MotoMatters: Most if not all of our readers regularly watch MotoGP on television, but I don’t think many of them have any idea how complicated it is for you to set that up for each race then get it packed up and on to the next event. So, to start off can you tell me a little bit about how you do it?

Guest Blog: Mat Oxley: elbows out, go for it

MotoMatters.com is delighted to feature the work of iconic MotoGP writer Mat Oxley. Oxley is a former racer, TT winner and highly respected author of biographies of world champions Mick Doohan and Valentino Rossi, and currently writes for Motor Sport Magazine, where he is MotoGP correspondent. We will be featuring sections of Oxley's blogs, posted in full on the Motor Sport Magazine website, over the coming months.


It is a quarter of a century (ouch) since I visited my first United States Grand Prix in April 1988. That Laguna Seca event was historic because it was the first US GP since the 1965 races at Daytona. It was also historical because pit lane was nothing more than a row of flimsy tents, fluttering in the Monterey breeze, the timing sheets were cutely handwritten and the catering consisted of some nicely baked cakes, courtesy of a local women’s institute.

Behind the tents was a row of shipping containers, providing secure storage for team equipment. I seem to remember interviewing renowned tuner Erv Kanemoto while we were stood in the stifling heat in one of the containers. He may even have had a computer with him. Holy moly, a computer in the pitlane…

Guest Blog: Mat Oxley: There’s no doubt: Rossi is a contender

MotoMatters.com is delighted to feature the work of iconic MotoGP writer Mat Oxley. Oxley is a former racer, TT winner and highly respected author of biographies of world champions Mick Doohan and Valentino Rossi, and currently writes for Motor Sport Magazine, where he is MotoGP correspondent. We will be featuring sections of Oxley's blogs, posted in full on the Motor Sport Magazine website, over the coming months.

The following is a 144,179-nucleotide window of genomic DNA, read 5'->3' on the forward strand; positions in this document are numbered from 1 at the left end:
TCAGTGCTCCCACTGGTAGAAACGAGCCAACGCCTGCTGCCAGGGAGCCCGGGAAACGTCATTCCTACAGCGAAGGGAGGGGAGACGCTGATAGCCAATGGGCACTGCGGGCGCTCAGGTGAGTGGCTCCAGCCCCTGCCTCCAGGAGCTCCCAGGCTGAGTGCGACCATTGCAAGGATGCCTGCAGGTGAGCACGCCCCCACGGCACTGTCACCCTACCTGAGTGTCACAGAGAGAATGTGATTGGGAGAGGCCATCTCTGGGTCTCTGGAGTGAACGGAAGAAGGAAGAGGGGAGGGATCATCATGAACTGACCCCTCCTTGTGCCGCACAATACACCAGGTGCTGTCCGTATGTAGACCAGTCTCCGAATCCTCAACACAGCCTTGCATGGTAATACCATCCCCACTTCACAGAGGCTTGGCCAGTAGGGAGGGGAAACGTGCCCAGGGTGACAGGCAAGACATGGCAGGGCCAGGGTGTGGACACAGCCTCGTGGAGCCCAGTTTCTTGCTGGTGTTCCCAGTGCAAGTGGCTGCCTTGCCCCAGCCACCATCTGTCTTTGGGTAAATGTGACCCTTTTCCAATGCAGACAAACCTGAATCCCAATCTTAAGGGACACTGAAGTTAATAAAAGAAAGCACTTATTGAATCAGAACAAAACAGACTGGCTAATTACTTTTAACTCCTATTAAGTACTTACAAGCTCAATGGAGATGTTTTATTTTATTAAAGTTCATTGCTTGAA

Qatar is a dry state so there’s no fun to be had with booze on the podium, but I bet the Yamaha crew more than made up for that when they got back to their hotel on Sunday night. Doha’s international hotels are the only places you can imbibe alcohol in the country, so their terrifyingly expensive bars are an unlikely mix of ex-pat financiers and oil/gas engineers and a few naughty locals. Throw in a rowdy bunch of racers and mechanics and you’ve a pretty weird scene.

I’ll also bet that Valentino Rossi stayed up longer than Jorge Lorenzo, if he could persuade the barman to keep popping the champagne corks. Rossi may be hurtling towards middle age but he still has his old rock and roll attitude, he’s never subscribed to Lorenzo’s beliefs in Spartan self-denial or quasi-Buddhism.

Vacancy Filled: Freelance MotoGP Race And Practice Summarizer For MotoMatters.com

This vacancy has now been filled. We are NOT currently hiring at the moment. Thanks to everyone for their applications.


 

Guest Blog: Mat Oxley: Crutchlow on top as MotoGP testing ends

MotoMatters.com is delighted to feature the work of iconic MotoGP writer Mat Oxley. Oxley is a former racer, TT winner and highly respected author of biographies of world champions Mick Doohan and Valentino Rossi, and currently writes for Motor Sport Magazine, where he is MotoGP correspondent. We will be featuring sections of Oxley's blogs, posted in full on the Motor Sport Magazine website, over the coming months.


When someone once congratulated Eddie Lawson for being fastest in practice, the four-time 500 World Champion shrugged his shoulders and said “you don’t get points for practice”. He was right, of course, and it’s the same with testing: no points, no prize money, no nothing, save for a faint feeling of satisfaction.

Certainly, Cal Crutchlow must have left Jerez on Monday evening wearing a faint glimmer of a smile on his face after topping the final pre-season tests.

SofaRacer Speaks - An Open Letter To Michael Laverty

Dear Michael Laverty,

You are a thief.

In 2013, riding an Aprilia powered PBM CRT bike you will compete in the 18 round MotoGP world championship. Between the months of April and November you will travel the globe, racing against the best of the best on some of the most iconic circuits in the world.

You have stolen my dream. How very dare you.

I've had that dream for ages Michael. It's mine. I've thought about it, honed it, polished it, and set it in various scenarios over many, many years. The basic tenet involves being plucked from (relative) obscurity and offered the chance-in-a-lifetime ride in Grands Prix. Then being quicker than everyone expected, raising a few eyebrows and ruffling a few experienced MotoGP feathers in the process.

Guest Blog: Mat Oxley: John Surtees’ unique achievement